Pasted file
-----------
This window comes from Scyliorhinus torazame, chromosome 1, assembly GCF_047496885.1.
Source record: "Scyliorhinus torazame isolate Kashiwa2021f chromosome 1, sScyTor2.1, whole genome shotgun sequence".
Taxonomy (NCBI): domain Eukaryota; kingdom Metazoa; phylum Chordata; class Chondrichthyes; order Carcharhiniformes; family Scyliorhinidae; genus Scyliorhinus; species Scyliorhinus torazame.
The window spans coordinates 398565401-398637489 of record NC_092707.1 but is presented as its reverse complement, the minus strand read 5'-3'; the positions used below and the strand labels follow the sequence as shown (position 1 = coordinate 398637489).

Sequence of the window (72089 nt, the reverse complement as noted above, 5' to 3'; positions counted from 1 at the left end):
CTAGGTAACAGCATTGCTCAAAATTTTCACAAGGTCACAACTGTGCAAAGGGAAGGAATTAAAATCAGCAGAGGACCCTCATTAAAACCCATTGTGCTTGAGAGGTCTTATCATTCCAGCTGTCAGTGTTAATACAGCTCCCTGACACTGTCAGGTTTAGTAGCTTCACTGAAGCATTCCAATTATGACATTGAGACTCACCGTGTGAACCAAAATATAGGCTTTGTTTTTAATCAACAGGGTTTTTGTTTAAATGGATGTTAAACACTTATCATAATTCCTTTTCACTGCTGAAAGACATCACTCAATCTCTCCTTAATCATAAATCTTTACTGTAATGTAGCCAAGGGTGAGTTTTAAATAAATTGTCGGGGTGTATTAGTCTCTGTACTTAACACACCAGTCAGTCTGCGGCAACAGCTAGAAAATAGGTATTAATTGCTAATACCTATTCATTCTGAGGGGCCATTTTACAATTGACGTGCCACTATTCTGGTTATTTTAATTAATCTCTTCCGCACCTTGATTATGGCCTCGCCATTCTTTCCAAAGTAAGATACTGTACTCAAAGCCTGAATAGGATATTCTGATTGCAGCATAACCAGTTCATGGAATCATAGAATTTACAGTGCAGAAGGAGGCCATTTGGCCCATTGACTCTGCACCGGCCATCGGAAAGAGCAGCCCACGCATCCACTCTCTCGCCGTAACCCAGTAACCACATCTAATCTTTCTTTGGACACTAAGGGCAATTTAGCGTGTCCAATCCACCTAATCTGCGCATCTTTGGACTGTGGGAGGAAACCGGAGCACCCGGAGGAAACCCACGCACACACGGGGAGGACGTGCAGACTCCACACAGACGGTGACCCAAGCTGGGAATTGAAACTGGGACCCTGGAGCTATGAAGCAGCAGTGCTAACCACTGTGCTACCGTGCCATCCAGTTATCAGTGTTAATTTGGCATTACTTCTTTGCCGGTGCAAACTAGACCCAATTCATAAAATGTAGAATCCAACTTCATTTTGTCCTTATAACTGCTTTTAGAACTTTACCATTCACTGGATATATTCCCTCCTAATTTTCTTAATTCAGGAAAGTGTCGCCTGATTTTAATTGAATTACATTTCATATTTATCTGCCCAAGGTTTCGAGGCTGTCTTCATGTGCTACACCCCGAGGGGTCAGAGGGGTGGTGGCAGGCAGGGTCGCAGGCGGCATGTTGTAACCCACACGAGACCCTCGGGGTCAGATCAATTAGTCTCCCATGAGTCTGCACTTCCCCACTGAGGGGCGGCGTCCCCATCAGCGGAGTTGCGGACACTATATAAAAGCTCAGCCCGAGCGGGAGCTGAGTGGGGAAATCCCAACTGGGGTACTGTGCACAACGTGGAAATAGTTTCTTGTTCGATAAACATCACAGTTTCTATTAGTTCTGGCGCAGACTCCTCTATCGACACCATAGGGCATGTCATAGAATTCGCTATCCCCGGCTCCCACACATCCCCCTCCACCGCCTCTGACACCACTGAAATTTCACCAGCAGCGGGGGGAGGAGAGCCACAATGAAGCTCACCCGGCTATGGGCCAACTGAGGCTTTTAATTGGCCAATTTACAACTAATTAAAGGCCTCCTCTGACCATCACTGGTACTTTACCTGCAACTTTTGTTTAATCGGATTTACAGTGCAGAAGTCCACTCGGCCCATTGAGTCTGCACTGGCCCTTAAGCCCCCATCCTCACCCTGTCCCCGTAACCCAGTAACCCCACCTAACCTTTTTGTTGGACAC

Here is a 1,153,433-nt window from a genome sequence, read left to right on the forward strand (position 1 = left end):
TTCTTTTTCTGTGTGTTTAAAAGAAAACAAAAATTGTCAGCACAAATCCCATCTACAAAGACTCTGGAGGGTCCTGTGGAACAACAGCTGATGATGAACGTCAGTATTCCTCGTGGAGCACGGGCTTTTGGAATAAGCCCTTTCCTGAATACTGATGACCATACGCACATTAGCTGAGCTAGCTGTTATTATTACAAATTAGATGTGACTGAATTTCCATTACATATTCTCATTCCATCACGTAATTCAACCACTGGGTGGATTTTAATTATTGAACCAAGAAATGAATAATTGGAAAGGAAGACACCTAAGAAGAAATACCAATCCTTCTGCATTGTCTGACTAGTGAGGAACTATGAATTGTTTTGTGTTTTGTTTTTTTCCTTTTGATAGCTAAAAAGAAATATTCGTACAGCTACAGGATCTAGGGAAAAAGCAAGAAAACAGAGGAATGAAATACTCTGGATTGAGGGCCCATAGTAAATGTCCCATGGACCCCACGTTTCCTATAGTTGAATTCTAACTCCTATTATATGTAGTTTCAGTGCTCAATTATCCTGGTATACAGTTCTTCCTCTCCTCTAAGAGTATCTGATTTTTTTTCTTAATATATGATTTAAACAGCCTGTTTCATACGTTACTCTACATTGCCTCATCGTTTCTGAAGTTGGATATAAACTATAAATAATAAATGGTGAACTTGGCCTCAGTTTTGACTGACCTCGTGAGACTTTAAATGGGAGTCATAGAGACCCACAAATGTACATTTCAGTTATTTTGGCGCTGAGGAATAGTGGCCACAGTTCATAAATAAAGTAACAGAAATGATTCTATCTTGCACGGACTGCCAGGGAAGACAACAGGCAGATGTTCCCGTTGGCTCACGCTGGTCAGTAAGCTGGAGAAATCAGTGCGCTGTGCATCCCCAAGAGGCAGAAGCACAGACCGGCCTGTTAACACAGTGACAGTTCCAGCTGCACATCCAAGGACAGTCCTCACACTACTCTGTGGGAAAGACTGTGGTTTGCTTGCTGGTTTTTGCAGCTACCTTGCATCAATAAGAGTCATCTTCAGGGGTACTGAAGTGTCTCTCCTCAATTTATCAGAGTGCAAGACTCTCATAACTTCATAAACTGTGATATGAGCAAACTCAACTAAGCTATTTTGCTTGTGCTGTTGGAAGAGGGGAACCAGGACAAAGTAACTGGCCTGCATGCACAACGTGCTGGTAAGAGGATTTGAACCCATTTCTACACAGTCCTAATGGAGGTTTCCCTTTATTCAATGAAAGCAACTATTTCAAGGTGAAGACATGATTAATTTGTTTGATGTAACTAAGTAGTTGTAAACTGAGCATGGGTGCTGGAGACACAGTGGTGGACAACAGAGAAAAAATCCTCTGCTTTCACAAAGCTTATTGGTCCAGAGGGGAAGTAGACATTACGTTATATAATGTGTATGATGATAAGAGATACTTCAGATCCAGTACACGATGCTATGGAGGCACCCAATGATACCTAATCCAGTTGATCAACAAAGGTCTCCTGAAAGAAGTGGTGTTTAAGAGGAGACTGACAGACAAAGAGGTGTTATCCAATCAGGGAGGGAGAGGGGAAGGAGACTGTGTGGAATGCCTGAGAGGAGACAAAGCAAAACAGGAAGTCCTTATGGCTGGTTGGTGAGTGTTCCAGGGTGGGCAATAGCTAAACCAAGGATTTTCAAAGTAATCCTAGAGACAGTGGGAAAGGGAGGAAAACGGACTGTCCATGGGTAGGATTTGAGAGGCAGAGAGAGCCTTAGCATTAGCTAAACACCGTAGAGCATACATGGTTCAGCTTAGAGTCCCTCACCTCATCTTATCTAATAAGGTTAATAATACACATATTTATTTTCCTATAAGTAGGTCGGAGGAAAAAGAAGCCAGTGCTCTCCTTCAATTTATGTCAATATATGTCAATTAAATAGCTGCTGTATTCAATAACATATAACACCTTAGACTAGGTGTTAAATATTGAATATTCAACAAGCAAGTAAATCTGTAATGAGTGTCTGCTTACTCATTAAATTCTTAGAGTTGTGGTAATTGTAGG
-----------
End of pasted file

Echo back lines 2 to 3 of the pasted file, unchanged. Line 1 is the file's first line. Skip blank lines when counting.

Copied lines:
Source record: "Scyliorhinus torazame isolate Kashiwa2021f chromosome 1, sScyTor2.1, whole genome shotgun sequence".
Taxonomy (NCBI): domain Eukaryota; kingdom Metazoa; phylum Chordata; class Chondrichthyes; order Carcharhiniformes; family Scyliorhinidae; genus Scyliorhinus; species Scyliorhinus torazame.